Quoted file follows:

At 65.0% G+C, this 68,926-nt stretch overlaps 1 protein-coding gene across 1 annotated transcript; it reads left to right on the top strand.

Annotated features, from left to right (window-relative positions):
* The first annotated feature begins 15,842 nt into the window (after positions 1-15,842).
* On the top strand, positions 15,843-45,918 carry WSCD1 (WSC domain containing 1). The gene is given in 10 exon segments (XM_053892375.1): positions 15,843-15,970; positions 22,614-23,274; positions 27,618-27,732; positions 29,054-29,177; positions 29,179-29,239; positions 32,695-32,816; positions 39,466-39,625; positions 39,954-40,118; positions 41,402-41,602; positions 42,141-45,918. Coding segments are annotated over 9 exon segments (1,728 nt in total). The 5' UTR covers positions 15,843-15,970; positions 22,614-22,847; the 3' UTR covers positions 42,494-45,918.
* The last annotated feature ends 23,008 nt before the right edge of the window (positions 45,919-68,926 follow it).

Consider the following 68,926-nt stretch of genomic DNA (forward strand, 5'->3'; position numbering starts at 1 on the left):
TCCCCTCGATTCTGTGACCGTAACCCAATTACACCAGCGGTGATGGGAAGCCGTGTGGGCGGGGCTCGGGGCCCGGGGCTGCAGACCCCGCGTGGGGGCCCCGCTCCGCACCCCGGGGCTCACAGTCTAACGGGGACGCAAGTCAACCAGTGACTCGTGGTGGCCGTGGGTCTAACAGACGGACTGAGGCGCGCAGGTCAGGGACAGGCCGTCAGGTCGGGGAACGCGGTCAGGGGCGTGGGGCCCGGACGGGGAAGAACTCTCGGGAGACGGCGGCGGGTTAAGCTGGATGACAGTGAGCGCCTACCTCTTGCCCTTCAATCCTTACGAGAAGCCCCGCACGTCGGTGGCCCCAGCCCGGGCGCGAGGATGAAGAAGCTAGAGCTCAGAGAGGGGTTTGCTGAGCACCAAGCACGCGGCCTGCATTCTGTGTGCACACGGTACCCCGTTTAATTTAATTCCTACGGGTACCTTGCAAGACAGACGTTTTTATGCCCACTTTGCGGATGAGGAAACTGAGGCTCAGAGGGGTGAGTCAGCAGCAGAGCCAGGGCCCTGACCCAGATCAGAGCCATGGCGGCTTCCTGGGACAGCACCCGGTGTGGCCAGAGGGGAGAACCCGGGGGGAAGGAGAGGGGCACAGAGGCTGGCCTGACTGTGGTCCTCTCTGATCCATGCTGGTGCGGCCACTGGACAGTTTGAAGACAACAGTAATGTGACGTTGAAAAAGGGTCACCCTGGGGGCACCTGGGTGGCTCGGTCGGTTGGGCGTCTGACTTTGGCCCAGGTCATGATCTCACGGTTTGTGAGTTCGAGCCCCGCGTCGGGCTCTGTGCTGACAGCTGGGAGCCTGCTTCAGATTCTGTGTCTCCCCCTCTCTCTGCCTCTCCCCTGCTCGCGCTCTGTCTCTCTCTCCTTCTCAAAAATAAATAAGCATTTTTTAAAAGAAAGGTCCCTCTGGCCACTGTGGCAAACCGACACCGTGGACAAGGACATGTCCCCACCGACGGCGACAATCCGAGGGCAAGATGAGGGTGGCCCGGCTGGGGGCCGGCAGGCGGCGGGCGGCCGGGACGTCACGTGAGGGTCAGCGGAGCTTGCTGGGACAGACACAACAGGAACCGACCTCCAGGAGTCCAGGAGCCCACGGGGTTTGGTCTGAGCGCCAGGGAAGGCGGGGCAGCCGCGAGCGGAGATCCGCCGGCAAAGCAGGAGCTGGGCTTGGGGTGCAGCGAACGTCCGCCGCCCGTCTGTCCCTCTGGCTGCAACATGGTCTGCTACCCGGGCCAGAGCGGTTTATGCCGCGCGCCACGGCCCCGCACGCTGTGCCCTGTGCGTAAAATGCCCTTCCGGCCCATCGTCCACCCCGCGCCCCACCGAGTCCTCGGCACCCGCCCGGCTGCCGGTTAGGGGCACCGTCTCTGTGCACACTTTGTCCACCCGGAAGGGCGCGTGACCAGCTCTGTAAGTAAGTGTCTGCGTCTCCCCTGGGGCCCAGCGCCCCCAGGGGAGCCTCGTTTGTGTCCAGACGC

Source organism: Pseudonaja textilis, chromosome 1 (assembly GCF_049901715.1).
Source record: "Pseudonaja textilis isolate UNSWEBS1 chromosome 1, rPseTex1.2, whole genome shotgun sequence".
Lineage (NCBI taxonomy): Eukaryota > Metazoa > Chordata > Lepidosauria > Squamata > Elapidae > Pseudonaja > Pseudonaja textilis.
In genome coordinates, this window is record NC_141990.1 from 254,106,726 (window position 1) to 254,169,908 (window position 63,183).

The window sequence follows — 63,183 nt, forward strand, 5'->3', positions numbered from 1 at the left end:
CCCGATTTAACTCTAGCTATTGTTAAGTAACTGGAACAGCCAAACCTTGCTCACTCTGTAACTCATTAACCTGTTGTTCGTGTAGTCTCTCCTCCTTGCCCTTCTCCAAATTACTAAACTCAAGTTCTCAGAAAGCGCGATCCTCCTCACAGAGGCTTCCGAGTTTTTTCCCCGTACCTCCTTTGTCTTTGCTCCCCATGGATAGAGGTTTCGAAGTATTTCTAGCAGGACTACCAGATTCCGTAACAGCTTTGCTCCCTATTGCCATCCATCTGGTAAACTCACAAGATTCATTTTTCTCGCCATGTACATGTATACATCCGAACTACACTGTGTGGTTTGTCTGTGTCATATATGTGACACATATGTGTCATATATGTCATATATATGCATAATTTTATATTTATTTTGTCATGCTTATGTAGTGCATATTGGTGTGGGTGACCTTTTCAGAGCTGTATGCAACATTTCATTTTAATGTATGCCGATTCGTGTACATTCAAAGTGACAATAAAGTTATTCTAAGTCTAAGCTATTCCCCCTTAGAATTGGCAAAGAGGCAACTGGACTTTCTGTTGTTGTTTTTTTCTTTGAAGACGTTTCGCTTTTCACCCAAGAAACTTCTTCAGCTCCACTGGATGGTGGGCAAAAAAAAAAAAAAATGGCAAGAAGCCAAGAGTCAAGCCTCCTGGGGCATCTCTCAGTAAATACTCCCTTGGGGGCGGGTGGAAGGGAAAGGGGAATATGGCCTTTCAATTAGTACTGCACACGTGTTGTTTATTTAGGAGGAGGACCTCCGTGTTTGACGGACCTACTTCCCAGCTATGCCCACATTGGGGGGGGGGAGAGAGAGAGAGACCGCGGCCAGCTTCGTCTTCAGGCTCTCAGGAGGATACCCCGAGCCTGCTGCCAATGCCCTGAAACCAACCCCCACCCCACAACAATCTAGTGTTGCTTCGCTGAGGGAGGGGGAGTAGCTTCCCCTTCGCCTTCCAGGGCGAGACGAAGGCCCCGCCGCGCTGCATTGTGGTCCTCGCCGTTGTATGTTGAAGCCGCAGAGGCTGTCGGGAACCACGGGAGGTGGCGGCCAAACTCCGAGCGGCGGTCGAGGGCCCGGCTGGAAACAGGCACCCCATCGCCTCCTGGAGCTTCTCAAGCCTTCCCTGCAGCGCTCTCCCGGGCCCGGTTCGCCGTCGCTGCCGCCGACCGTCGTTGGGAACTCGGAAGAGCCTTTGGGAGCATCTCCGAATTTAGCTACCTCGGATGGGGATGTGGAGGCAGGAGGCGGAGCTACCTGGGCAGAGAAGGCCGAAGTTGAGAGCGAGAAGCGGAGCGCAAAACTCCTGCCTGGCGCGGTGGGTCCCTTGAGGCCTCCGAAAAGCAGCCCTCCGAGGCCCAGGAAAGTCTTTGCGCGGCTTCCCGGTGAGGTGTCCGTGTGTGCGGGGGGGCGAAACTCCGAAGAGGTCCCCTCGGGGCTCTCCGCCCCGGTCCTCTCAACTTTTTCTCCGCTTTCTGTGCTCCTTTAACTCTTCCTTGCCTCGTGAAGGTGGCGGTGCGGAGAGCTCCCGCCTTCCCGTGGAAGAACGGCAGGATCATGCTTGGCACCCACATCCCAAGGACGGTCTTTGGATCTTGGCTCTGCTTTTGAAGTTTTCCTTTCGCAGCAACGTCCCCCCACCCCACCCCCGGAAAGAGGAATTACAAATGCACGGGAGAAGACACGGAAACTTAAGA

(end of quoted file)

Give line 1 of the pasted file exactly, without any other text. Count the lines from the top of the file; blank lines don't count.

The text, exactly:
At 65.0% G+C, this 68,926-nt stretch overlaps 1 protein-coding gene across 1 annotated transcript; it reads left to right on the top strand.